These moving when you look at these geometric sculptures created from ordinary sheets of paper artist Matt Chlenom. Based on the principles of origami, “paper engineer” creates waves — illusion of movement — from the intricate stacked forms, attached to the base on the wall. The result is not the subject of origami, and just a space!
Shlian began his artistic journey in ceramics, then studied glass, painting, performance, sound, and in the end got a double major in ceramics and print media.
“I loved the immediacy of paper as a medium. I love the geometry. The unfolding of pieces like solving a puzzle. I take things spatial, I need to see something to understand. One of my teachers gave me books with volumetric images, and I started to take it apart and figure out how they work. So it all started,” says the artist.
Shlian believes that curiosity is the starting point for his works, not the idea of the finished product, because the original idea can quickly turn into something completely different and unexpected.
“I often follow his thought, not following a clear plan,” he says, ” I Often begin without clear goals, working within the confines of several limitations. For example, on one part I’ll only use curved folds, or to create lines of a specific length or angle, etc. Sometimes I start with an idea of any movement and trying to reach this form. Usually something goes wrong, and this error becomes for me more interesting than the original idea, and I immediately switch to it. If I can completely imagine what will get in the end, what’s the point to create the figure? I want to be surprised!”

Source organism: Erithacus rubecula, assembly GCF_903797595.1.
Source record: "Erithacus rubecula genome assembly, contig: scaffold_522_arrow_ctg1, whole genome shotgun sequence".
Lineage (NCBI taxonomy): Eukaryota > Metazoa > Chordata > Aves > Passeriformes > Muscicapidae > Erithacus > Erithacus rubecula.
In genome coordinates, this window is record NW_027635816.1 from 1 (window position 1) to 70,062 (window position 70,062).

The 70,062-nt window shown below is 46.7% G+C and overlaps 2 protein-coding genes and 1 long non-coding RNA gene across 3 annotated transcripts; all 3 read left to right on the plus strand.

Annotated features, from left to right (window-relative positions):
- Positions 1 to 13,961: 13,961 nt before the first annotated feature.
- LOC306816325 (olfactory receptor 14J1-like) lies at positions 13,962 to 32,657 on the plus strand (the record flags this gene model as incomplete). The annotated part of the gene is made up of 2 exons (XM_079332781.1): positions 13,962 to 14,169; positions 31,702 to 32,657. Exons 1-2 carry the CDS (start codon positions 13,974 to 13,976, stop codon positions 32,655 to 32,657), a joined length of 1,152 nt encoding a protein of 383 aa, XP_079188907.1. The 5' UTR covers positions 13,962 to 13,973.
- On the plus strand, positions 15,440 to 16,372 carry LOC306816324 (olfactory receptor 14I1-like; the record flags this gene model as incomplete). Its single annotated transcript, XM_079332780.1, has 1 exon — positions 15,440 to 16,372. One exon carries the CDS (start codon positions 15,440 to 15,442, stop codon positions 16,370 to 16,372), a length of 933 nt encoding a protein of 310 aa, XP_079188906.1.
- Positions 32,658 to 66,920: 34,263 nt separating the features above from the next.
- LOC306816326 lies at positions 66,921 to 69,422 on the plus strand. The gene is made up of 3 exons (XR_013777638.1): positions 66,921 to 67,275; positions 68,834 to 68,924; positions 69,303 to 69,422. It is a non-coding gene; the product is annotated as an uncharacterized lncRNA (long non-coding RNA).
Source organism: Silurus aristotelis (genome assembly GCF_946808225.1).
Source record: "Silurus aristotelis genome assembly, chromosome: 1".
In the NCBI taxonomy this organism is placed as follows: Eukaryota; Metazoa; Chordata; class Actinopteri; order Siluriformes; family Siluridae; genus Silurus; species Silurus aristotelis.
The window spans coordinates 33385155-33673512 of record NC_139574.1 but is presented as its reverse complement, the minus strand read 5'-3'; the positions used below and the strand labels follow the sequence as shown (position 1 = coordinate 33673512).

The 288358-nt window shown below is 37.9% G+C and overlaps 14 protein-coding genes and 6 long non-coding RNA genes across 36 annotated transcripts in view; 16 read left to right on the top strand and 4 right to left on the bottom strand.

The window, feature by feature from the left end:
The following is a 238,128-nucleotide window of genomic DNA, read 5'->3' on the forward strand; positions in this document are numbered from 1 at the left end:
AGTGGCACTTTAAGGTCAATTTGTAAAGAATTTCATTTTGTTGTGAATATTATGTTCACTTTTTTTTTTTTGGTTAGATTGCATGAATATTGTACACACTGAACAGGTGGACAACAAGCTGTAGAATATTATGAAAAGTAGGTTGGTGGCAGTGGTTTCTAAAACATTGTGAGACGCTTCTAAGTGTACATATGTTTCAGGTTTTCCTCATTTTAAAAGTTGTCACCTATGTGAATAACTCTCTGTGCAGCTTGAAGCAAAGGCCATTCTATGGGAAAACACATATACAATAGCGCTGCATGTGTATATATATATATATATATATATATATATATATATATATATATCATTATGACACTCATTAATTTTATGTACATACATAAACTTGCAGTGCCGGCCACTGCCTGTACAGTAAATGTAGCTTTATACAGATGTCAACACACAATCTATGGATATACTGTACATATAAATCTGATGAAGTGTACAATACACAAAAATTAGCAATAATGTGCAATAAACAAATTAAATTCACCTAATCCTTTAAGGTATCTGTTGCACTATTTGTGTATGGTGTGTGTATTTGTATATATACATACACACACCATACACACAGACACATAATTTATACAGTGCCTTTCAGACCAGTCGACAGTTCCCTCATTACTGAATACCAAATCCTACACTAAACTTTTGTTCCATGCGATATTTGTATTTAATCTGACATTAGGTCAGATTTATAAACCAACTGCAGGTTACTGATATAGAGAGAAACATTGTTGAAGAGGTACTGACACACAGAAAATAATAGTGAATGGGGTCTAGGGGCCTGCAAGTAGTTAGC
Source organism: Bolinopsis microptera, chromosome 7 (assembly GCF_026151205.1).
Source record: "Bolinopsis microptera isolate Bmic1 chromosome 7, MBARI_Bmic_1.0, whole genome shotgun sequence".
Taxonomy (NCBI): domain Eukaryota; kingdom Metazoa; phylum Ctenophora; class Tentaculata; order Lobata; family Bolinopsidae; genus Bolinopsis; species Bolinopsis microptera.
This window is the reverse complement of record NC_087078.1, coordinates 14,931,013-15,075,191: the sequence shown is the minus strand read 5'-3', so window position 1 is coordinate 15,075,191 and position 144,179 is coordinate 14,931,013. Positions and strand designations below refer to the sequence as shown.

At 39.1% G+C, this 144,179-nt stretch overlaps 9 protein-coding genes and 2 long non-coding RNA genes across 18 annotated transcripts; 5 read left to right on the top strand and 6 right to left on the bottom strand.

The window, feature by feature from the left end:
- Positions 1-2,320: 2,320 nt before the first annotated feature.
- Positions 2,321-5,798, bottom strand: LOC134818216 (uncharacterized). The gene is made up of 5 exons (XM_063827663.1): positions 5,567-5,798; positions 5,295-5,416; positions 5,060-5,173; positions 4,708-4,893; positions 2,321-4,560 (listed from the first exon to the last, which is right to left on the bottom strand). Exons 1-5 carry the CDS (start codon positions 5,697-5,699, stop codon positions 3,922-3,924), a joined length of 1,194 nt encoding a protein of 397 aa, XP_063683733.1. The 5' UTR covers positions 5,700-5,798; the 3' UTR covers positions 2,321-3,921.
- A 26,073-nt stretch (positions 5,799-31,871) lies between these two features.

“I can’t explain exactly how I create my sculptures in General — they are all different. I don’t share their plans or cut patterns. I learned it by examining things piecemeal, doing something “wrong” through curiosity. To learn, it is important to do things properly and not to copy someone down to the smallest detail”, — said the master.
After 15 years of tireless work without pay or recognition, he finally became famous and recognized master of his craft, his works are exhibited in several galleries in the homeland of the artist and abroad. But he leaves his employment and not basking in the glory — artist interested only in the work, training and constant improvement of their skills.
“You have to love the process, the exhibition is good, but I really don’t like the art world. I’d rather be in the Studio 99% of the time,” said Shlian.